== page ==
← Back to team overview

maria-developers team mailing list archive

Re: A problem with implementing Group Commit with Binlog with MyRocks



> andrei.elkin@xxxxxxxxxx writes:
>>> synchronise snapshots between multiple storage engines (MySQL does not have
>>> this, I think).
>> (Offtopic, but anyway what it is? Multi-engine transaction with this
>> specific ISOLATION level?)
>   https://mariadb.com/kb/en/the-mariadb-library/enhancements-for-start-transaction-with-consistent-snapshot/
> So it is like a REPEATABLE READ across engines, applications can get a
> consistent view of cross-engine transactions.
> It also allows to do a non-blocking mysqldump without FLUSH TABLES WITH READ
>>> 3. To avoid having to do an extra fsync() for every commit, on top of the
>>> one for prepare and the one for binlog write (MySQL has this).
>>> MySQL handles (3) by stopping all transactions around binlog rotate and
>>> doing a flush_logs().
>> Maybe I am missing something, but why binlog rotation? It is not a
>> common case.  Indeed MySQL BGC reduces the number of fsync() to two by
>> the (flush stage) leader.  As to rotation, it's a specific branch of
>>  MYSQL_BIN_LOG::ordered_commit()
>> where a rotator thread contends for the flush stage mutex, eventually gains it
>> (which may lead to few more groups binlogged into the old being rotated
>> file) and performs.
> It used to be that there was _three_ fsyncs for every commit. The _only_
> reason the fsync in commit was needed was to ensure that binlog crash
> recovery would still work after a binlog rotation. Which was kind of
> silly.

This one must be


> So _something_ needed to be done aroung binlog rotation. To ensure that all
> transactions are durably committed in storage engines before they are no
> longer available to binlog crash recovery.
> If I understand correctly, MySQL ensures this by temporarily stopping binlog
> writes, calling flush_logs() in all (?) engines (with semantics that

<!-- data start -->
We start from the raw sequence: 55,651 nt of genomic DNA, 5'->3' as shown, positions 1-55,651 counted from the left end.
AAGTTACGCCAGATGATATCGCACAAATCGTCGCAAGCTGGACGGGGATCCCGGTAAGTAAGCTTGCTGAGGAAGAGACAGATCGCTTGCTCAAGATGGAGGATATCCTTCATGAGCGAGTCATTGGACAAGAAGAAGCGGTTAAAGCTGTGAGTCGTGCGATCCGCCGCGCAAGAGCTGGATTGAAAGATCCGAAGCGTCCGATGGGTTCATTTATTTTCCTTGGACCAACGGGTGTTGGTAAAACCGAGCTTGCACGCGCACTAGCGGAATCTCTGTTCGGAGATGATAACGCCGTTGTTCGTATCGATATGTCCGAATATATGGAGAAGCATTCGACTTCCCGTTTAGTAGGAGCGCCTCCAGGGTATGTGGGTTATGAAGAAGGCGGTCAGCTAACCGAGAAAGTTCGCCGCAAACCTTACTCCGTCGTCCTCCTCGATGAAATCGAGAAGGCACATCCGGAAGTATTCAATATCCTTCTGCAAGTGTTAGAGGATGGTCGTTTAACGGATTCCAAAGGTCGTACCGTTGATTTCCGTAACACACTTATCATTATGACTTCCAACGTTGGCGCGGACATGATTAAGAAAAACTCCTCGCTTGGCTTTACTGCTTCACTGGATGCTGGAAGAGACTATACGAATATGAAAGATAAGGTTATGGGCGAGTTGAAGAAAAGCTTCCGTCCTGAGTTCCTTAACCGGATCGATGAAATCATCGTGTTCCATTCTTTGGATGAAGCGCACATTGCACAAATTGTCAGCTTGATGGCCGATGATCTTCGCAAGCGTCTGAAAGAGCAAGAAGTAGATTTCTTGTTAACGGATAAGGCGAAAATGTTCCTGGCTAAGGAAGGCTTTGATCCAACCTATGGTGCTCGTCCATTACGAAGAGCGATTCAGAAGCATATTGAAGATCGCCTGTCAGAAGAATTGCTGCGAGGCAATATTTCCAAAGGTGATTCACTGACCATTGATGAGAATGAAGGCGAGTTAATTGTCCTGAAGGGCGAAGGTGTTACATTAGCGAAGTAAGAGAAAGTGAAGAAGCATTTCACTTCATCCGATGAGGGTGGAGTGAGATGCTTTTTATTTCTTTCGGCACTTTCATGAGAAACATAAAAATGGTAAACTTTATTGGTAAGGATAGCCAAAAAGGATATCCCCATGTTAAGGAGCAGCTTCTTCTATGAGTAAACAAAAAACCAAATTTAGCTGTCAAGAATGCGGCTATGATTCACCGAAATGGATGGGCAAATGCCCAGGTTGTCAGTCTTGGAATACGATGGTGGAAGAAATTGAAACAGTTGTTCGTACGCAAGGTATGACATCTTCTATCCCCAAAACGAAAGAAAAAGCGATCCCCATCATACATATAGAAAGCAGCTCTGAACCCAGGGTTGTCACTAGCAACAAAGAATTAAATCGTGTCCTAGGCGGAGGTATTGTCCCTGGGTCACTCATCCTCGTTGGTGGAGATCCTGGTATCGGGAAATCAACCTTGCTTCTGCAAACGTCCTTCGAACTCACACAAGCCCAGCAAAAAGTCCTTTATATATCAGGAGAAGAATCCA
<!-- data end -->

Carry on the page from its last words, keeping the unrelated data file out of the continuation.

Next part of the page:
> flush_logs() must make all prior commit()'s durable), and only then allowing
> new writes to the new binlog. I am not sure how MySQL ensures that all
> commit() calls complete before the flush_logs() call, maybe it takes both
> the LOCK_commit and LOCK_log mutexes around binlog rotation.

Almost: LOCK_log and LOCK_xids -  I've checked it out, 'cos really forgot it.
MySQL employs a sort of unlogging xid former (before BGC) technique.
The rotator first (phtread_cond-)waits for all flushed-to-binlog-xids got committed,
and then having the two mutex grant ha_flush_logs() is issued right
before the new log file is set.

> The result is
> that binlog crash recovery is always possible from only one binlog file.
> MariaDB instead extends binlog crash recovery to consider multiple binlog
> files, if necessary. Then nothing special is needed during binlog rotation.
> But some "garbage collection" is needed to eventually release old binlog
> files.
>>> MariaDB avoids this stall
>> You must be having a use case which I can't see..
> I am not sure one is better than the other. MariaDB avoids flush_logs(),
> though in current storage engines it may not matter much. The MySQL approach
> is arguably simpler code, though it seems quite an abuse of flush_logs().

It must be only for good to have two well explored methods around.

> The MySQL approach was not public when the MariaDB approach was
> implemented.


Thanks a lot for talking and explaining these fine bits!